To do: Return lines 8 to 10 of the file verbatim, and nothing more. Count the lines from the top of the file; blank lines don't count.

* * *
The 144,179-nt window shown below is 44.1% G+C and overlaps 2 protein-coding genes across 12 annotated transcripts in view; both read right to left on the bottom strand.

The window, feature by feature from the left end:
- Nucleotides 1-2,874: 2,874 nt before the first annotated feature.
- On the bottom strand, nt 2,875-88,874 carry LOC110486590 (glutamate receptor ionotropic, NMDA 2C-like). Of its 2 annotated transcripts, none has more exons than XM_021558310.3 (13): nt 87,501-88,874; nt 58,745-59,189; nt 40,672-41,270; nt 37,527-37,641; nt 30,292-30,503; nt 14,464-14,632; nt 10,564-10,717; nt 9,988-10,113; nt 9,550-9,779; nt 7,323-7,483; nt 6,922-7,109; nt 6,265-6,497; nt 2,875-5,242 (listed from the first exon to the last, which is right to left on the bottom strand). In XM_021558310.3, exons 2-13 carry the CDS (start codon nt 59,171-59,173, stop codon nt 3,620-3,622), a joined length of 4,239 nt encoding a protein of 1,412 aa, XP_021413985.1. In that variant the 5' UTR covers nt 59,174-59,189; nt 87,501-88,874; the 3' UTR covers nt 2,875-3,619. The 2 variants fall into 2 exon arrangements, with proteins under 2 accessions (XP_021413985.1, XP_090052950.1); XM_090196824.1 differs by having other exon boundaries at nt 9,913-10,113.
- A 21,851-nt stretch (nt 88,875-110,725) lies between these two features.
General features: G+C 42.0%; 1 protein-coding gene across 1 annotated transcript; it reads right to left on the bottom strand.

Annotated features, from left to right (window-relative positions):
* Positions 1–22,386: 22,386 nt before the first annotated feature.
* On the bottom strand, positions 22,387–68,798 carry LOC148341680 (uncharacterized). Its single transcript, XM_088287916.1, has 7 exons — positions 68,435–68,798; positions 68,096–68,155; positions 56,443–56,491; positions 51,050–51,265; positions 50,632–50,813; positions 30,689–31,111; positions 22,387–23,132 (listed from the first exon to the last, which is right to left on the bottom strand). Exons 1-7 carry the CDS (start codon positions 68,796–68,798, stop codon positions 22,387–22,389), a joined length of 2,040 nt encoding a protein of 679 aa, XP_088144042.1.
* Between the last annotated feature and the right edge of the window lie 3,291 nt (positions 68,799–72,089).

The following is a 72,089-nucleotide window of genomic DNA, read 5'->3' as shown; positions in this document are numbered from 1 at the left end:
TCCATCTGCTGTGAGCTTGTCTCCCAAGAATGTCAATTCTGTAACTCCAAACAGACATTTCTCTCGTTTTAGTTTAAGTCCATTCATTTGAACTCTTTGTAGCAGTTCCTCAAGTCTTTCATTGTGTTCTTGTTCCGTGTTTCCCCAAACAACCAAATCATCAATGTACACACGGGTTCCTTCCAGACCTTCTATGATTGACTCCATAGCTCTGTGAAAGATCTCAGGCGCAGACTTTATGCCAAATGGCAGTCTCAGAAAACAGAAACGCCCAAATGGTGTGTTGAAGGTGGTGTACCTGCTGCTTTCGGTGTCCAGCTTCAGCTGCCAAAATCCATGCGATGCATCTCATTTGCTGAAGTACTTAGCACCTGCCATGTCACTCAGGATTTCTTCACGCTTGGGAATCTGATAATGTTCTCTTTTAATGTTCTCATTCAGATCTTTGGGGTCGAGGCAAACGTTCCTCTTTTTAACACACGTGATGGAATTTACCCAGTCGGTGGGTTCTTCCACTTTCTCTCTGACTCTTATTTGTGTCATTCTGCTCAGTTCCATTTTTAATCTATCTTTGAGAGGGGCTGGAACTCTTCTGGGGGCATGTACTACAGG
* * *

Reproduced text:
* Positions 1–22,386: 22,386 nt before the first annotated feature.
* On the bottom strand, positions 22,387–68,798 carry LOC148341680 (uncharacterized). Its single transcript, XM_088287916.1, has 7 exons — positions 68,435–68,798; positions 68,096–68,155; positions 56,443–56,491; positions 51,050–51,265; positions 50,632–50,813; positions 30,689–31,111; positions 22,387–23,132 (listed from the first exon to the last, which is right to left on the bottom strand). Exons 1-7 carry the CDS (start codon positions 68,796–68,798, stop codon positions 22,387–22,389), a joined length of 2,040 nt encoding a protein of 679 aa, XP_088144042.1.
* Between the last annotated feature and the right edge of the window lie 3,291 nt (positions 68,799–72,089).